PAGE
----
Healthy fats, like the omega-3s in wild fish, avocados, and extra virgin olive oil are also essential for supporting your transportation systems. Omega-3 fats help boost endothelial function, blood vessel health, and also prevent clotting. Avocados and olive oil are very rich in polyphenols, which improve endothelial function and reduce blood vessel inflammation.
A major feature of heart disease is high blood pressure-- it can lead to heart attacks, heart failure, strokes, and kidney failure. But what leads to high blood pressure? Genetics and toxins contribute, but the most significant factor is insulin resistance.
It ought to be no surprise to hear that the greatest factor resulting in insulin resistance is what you put at the end of your fork three times every day. Eating too much starch and sugar, processed food, and refined carbohydrates can result in blood sugar spikes. Over time, this can lead to your body tuning out the effects of insulin, resulting in insulin spikes. When this happens, your body goes into fat-storage hyperdrive.
Excess fat is inflammatory and can contribute to high blood pressure along with almost all other symptoms of heart disease. To make matters worse, if you are like about 40 percent of Americans you are also magnesium deficient. Magnesium relaxes blood vessels. Stress, alcohol, caffeine, and sugar all deplete magnesium. Where do we receive magnesium? In nuts, seeds, beans, and greens. What you eat and what you do not eat regulates the health of your cardiovascular system.
In order to keep your heart healthy and strong, it is essential to have a strong and supported circulatory system as well as a proficient waste-removal system. Your lymphatic system is responsible for removing internal waste and toxins. I think it is obvious that you don't want a build-up of waste and toxins in your blood or near your organs, so doing everything you can to support your lymphatic system is crucial.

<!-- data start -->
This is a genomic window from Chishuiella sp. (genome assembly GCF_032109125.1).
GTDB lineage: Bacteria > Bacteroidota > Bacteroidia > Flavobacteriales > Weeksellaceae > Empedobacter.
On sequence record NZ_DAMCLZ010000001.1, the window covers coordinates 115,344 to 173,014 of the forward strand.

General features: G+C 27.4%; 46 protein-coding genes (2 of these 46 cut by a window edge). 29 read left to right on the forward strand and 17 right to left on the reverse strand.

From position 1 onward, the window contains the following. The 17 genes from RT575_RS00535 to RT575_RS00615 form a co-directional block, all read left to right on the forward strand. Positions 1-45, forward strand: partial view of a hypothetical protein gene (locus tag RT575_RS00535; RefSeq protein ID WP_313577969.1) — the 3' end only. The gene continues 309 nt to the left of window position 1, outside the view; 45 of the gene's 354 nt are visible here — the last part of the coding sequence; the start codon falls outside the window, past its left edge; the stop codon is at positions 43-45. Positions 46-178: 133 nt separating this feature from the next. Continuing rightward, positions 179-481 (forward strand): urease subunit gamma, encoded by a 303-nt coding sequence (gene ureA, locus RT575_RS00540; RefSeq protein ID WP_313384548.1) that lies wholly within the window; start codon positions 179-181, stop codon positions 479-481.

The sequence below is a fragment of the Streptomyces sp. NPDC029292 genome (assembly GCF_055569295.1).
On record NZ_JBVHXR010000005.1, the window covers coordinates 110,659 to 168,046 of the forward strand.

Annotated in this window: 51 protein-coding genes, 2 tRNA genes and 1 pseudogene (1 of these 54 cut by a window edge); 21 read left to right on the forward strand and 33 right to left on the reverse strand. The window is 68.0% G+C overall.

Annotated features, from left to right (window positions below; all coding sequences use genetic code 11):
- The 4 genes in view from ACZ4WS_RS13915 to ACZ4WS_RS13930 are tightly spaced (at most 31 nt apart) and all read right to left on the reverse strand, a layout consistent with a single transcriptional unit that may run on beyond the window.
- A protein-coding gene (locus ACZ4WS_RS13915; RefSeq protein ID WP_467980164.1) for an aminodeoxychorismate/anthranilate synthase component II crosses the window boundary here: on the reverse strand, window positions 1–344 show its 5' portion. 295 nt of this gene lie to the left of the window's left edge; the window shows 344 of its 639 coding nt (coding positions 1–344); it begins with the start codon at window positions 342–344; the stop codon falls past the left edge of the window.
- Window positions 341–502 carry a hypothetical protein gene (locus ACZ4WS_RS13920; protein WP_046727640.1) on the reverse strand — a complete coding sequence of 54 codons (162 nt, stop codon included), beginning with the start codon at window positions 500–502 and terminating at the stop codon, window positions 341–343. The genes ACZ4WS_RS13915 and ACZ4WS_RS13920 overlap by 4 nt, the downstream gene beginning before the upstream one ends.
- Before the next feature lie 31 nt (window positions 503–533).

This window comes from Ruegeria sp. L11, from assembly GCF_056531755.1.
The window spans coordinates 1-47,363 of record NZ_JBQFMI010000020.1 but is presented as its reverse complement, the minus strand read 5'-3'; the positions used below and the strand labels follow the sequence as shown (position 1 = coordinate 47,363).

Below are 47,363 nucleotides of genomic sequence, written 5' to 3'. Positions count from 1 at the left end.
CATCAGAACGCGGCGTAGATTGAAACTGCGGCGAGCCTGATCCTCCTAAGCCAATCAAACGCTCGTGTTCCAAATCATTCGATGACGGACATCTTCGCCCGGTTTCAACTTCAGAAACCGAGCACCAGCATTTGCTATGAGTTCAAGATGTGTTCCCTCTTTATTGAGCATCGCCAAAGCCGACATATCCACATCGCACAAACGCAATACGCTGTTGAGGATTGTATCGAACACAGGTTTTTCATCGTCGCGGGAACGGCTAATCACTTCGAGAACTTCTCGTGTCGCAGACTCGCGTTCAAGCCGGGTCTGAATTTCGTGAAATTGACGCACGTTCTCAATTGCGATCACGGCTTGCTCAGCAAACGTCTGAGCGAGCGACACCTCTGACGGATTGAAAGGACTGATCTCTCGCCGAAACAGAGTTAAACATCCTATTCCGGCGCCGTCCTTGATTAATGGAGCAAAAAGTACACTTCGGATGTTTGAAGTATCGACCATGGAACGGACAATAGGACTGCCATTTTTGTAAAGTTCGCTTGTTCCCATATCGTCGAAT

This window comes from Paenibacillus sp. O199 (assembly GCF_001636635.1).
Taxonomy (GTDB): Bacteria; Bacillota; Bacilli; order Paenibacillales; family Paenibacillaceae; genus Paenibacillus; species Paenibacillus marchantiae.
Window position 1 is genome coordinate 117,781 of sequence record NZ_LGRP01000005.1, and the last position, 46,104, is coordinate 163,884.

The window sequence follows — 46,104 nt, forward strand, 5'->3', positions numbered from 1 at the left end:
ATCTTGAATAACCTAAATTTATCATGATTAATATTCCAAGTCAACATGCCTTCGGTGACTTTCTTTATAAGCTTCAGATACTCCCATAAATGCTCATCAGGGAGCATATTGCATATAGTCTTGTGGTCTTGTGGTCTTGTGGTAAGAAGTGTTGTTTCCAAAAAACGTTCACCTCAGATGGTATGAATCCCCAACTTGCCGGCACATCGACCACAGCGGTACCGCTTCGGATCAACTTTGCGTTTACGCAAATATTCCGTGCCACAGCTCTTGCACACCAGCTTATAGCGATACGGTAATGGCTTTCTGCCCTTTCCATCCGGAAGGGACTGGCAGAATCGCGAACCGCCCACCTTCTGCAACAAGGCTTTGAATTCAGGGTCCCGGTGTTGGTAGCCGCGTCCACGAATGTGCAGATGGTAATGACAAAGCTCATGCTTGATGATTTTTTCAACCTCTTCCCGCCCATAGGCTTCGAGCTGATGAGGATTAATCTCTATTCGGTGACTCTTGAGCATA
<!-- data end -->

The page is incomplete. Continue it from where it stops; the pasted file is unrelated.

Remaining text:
Our lymphatic system absorbs fats from our gut and transports them into our general circulation, bringing white blood cells to and from lymph nodes to help us fight infection. A high intake of processed foods, low levels of nutrients, and also a lack of exercise can contribute to a sluggish lymphatic flow, which can cause arthritis, headaches, digestive and skin problems, excess weight, and fatigue.
The heart pumps the blood around our blood vessels, however your lymphatic vessels need your movement, muscle activity, and breathing to pump the waste fluid back into your heart. There are lots of ways to boost lymphatic flow including physical activity, lymphatic massage, hot and cold showers, steam and saunas followed by cold dips, dry brushing, a lot of hydration, and deep breathing. What you eat matters too.
Foods that have a tendency to impair lymphatic function are the usual culprits-- processed foods, dairy, sugar, sweeteners, and too much salt. Foods that improve lymphatic function include green leafy vegetables, ground flaxseeds, chia seeds, avocados, garlic, nuts, seaweed, citrus fruits, and cranberries. Phytochemically-rich herbs can also help-- echinacea, astragalus, cilantro, and parsley are lymphatic superstars.
As with each of our biological systems, the major regulator is food. Bad foods cause imbalance, dysfunction, and disease and good foods optimize.
Linette Williamson MD is a Functional Medicine and Integrative Medical Doctor, who specializes in helping her patients identify lifestyle factors that affect their everyday medical issues. Dr. Williamson uses cutting edge testing to find imbalances that are related to your health problems. She will spend time with you to find out what specific issues you have and help you develop a specific plan that is unique to you.